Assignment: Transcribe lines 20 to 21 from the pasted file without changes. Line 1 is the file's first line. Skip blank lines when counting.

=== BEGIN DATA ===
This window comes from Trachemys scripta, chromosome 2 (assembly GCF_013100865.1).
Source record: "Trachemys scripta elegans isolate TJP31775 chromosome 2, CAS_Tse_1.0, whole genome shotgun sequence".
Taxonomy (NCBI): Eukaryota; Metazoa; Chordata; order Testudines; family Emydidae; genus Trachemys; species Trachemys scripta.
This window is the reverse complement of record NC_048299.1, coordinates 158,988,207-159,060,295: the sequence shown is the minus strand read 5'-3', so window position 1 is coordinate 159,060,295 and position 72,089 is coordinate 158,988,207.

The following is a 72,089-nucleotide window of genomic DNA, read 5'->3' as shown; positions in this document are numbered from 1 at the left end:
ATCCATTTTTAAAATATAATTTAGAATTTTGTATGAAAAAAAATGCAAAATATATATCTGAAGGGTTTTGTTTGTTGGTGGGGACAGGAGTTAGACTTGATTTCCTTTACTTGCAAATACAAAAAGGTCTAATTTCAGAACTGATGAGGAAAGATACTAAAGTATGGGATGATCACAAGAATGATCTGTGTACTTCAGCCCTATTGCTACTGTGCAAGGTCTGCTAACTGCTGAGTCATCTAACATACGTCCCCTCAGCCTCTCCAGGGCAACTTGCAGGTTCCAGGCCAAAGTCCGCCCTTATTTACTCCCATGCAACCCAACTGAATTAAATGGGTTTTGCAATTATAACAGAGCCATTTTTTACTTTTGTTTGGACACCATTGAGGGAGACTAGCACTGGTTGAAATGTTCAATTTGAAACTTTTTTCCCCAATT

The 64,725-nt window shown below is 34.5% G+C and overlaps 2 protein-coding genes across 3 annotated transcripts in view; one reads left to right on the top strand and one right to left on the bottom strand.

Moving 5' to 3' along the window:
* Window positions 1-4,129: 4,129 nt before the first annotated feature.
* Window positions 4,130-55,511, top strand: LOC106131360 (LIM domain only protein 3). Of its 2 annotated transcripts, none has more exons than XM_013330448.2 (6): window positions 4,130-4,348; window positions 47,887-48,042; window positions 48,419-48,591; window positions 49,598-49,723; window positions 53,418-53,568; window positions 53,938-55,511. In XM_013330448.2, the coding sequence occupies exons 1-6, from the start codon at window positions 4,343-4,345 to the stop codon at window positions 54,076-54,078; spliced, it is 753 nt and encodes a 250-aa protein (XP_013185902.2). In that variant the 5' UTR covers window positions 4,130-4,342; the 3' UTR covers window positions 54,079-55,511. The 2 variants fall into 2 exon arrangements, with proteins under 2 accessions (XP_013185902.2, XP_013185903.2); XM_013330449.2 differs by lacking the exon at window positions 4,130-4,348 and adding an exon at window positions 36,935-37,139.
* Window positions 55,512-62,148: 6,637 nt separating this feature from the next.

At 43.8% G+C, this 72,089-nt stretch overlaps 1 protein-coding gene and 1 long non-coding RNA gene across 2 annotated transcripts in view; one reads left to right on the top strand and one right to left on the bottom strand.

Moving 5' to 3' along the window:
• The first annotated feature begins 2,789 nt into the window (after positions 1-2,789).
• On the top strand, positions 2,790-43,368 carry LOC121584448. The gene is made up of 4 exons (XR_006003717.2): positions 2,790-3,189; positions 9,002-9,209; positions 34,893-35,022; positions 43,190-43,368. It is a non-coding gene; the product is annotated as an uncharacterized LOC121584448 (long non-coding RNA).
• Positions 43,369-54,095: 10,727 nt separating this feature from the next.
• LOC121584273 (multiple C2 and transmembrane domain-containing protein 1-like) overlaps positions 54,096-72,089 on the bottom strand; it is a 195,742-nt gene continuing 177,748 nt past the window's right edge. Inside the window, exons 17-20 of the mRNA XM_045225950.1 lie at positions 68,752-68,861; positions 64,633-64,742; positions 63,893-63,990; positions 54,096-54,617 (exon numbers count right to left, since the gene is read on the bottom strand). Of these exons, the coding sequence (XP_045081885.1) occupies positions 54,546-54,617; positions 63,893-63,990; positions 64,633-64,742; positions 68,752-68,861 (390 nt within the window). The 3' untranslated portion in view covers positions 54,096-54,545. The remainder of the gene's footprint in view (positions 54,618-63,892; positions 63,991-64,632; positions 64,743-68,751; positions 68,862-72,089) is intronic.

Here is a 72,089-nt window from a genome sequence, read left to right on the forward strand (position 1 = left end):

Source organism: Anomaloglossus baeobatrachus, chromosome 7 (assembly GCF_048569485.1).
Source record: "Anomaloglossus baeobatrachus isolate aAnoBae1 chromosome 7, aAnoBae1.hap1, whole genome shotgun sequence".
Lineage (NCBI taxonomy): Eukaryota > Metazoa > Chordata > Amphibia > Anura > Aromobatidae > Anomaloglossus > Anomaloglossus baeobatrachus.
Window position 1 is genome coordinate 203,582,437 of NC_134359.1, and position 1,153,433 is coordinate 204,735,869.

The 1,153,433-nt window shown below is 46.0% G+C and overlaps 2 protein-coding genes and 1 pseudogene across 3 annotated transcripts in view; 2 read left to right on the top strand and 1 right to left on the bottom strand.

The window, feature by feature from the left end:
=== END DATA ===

Source record: "Anomaloglossus baeobatrachus isolate aAnoBae1 chromosome 7, aAnoBae1.hap1, whole genome shotgun sequence".
Lineage (NCBI taxonomy): Eukaryota > Metazoa > Chordata > Amphibia > Anura > Aromobatidae > Anomaloglossus > Anomaloglossus baeobatrachus.